Open Access Te Herenga Waka-Victoria University of Wellington
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Crust and Upper Mantle Inhomogeneities Beneath Western North Island, New Zealand: Evidence from Seismological and Electromagnetic Data.

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posted on 2021-11-03, 21:04 authored by Salmon, Michelle Linda

Three geophysical techniques have been used to investigate the location and the nature of a large-scale change in crust and uppermost mantle properties below the western North Island of New Zealand. Receiver function analysis reveals a step like change in crustal thickness from ~ 25 km below the northwestern North Island to ≥ 32 km in the southwestern North Island. P-wave attenuation is elevated north of this change in crustal thickness (1000/Qp ≈ 1.9 for α = 0) and is compatible with a wet mantle at near solidus temperatures (T ≈0.97 melting temperature). Attenuation decreases by at least a factor of 2 for the southwestern North Island to values closer to those expected for normal continental lithosphere (1000/Qp ≤ 1 for α = 0). A region of extremely high attenuation (1000/Qp ≈ 5 for α = 0) is observed below the Central Volcanic Region. This value of attenuation is compatible with a wet mantle at temperatures just above melting (T ≈ 1.02 melting temperature). Finally 2D modelling of magnetotelluric data reveals a region of low electrical resistivity (100 Ωm) in the mantle below the region of thinned crust. Like the P-wave attenuation, this region of low resistivity can be explained by a water-saturated mantle at near solidus temperatures (T=0.88-0.97 melting temperature). The changes in crustal thickness, attenuation and electrical resistivity are all coincident with the southern limit of volcanism (~ 39.3°S) at a boundary that runs approximately east-west, perpendicular to the present plate boundary. The only surface expressions of this boundary are the termination of volcanism and the dome-like uplift of the North Island, which has previously been explained by the presence of a buoyant low-density mantle beneath the northwestern North Island. Elevated temperatures and water content inferred from this study are in agreement with this explanation. The sudden transition displayed in all three data sets, but particularly the crustal thickness step seen in the receiver function, calls for a special explanation. Thermal processes are too diffuse to explain the step and instead a mechanical process is called for. One possibility is that the step was created by convective removal of thickened lithosphere.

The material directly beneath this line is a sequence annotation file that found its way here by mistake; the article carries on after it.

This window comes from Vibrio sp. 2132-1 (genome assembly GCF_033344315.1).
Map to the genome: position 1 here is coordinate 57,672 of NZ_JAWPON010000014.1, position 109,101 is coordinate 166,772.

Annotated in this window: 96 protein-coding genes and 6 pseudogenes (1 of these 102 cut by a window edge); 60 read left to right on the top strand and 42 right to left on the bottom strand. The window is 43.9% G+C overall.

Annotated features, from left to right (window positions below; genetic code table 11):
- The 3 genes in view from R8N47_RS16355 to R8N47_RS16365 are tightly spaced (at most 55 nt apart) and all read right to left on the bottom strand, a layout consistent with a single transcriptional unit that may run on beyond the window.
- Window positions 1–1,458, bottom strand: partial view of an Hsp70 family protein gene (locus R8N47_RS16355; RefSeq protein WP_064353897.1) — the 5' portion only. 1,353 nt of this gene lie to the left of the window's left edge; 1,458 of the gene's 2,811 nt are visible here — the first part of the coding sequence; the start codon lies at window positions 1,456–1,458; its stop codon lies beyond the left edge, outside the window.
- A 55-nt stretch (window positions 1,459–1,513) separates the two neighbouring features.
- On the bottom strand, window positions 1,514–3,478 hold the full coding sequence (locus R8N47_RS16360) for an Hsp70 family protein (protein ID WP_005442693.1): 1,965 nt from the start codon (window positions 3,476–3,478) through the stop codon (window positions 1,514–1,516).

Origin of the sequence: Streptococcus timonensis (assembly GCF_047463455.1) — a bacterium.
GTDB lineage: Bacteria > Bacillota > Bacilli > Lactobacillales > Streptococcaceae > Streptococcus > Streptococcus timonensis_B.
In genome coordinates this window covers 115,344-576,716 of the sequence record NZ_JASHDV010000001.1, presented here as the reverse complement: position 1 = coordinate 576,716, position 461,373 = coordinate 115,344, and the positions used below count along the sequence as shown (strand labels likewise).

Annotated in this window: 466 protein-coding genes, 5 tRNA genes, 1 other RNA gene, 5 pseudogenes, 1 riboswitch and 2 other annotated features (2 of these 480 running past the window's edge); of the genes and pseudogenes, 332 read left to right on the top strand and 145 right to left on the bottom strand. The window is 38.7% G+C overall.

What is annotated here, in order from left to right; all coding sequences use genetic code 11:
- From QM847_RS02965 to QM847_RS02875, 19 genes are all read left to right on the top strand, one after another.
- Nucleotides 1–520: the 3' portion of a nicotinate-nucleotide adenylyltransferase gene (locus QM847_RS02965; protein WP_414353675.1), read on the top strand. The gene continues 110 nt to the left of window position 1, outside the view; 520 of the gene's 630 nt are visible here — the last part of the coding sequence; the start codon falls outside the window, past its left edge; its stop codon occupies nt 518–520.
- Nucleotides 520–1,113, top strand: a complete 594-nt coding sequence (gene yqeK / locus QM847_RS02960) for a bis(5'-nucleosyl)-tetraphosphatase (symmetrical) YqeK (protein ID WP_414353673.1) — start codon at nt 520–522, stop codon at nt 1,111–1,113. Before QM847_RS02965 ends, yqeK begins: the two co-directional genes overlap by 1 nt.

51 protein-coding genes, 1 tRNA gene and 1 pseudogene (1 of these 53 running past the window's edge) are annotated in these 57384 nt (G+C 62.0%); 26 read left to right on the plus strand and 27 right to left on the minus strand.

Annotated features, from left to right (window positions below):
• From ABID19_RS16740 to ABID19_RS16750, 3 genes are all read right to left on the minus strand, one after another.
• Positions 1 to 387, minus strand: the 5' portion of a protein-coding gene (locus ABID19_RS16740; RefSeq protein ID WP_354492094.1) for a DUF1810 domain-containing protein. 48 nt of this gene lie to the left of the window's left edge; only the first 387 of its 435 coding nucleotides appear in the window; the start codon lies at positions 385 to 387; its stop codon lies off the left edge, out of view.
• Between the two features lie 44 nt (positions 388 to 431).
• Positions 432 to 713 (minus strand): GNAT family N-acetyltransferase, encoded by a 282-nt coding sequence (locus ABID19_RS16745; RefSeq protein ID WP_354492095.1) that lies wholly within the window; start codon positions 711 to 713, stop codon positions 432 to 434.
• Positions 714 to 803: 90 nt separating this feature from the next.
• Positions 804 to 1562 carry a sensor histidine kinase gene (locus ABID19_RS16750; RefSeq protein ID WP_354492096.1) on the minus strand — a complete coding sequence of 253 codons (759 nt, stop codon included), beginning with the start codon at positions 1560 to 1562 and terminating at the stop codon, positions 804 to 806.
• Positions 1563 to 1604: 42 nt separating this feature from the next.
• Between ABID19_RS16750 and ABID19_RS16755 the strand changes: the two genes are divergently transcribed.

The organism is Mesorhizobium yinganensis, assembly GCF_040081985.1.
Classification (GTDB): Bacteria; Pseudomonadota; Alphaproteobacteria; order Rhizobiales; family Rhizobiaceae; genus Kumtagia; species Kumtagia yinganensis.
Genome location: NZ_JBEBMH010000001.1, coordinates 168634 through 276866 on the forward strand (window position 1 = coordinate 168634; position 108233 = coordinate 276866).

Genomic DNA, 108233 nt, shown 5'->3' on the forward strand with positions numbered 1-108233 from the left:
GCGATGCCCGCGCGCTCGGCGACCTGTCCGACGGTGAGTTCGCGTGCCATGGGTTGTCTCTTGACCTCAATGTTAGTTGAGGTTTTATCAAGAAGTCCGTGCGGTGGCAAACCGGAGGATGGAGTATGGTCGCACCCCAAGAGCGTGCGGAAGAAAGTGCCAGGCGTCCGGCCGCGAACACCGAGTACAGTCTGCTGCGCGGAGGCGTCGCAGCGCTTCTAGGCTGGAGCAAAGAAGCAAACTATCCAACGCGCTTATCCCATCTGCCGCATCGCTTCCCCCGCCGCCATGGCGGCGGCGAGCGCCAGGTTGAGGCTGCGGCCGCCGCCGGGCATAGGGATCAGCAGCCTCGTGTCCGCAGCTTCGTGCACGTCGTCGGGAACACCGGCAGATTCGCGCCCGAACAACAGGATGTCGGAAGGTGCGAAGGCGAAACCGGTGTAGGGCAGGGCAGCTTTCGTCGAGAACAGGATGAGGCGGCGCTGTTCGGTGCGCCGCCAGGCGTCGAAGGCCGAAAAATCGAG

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Te Herenga Waka—Victoria University of Wellington

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Te Herenga Waka—Victoria University of Wellington

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Degree Name

Doctor of Philosophy

Victoria University of Wellington Item Type

Awarded Doctoral Thesis



Victoria University of Wellington School

School of Geography, Environment and Earth Sciences


Savage, Martha; Stern, Tim